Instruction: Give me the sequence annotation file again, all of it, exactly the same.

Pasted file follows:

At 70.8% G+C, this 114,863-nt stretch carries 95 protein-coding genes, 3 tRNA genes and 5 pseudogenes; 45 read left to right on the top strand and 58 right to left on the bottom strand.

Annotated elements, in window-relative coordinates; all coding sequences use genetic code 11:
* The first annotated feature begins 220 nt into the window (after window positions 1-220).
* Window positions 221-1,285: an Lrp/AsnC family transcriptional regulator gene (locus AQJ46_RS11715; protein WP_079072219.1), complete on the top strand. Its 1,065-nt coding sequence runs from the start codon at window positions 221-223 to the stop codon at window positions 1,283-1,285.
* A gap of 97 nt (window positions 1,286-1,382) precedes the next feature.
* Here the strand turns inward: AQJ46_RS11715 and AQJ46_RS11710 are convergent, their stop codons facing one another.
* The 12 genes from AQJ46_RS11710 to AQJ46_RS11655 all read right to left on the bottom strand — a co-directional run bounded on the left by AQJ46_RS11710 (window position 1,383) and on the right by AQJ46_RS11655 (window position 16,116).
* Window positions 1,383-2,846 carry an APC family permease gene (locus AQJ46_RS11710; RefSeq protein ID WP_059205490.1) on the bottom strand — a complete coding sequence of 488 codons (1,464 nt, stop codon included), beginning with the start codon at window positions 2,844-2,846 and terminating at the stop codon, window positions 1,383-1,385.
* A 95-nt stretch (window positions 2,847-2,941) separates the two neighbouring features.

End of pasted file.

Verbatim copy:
At 70.8% G+C, this 114,863-nt stretch carries 95 protein-coding genes, 3 tRNA genes and 5 pseudogenes; 45 read left to right on the top strand and 58 right to left on the bottom strand.

Annotated elements, in window-relative coordinates; all coding sequences use genetic code 11:
* The first annotated feature begins 220 nt into the window (after window positions 1-220).
* Window positions 221-1,285: an Lrp/AsnC family transcriptional regulator gene (locus AQJ46_RS11715; protein WP_079072219.1), complete on the top strand. Its 1,065-nt coding sequence runs from the start codon at window positions 221-223 to the stop codon at window positions 1,283-1,285.
* A gap of 97 nt (window positions 1,286-1,382) precedes the next feature.
* Here the strand turns inward: AQJ46_RS11715 and AQJ46_RS11710 are convergent, their stop codons facing one another.
* The 12 genes from AQJ46_RS11710 to AQJ46_RS11655 all read right to left on the bottom strand — a co-directional run bounded on the left by AQJ46_RS11710 (window position 1,383) and on the right by AQJ46_RS11655 (window position 16,116).
* Window positions 1,383-2,846 carry an APC family permease gene (locus AQJ46_RS11710; RefSeq protein ID WP_059205490.1) on the bottom strand — a complete coding sequence of 488 codons (1,464 nt, stop codon included), beginning with the start codon at window positions 2,844-2,846 and terminating at the stop codon, window positions 1,383-1,385.
* A 95-nt stretch (window positions 2,847-2,941) separates the two neighbouring features.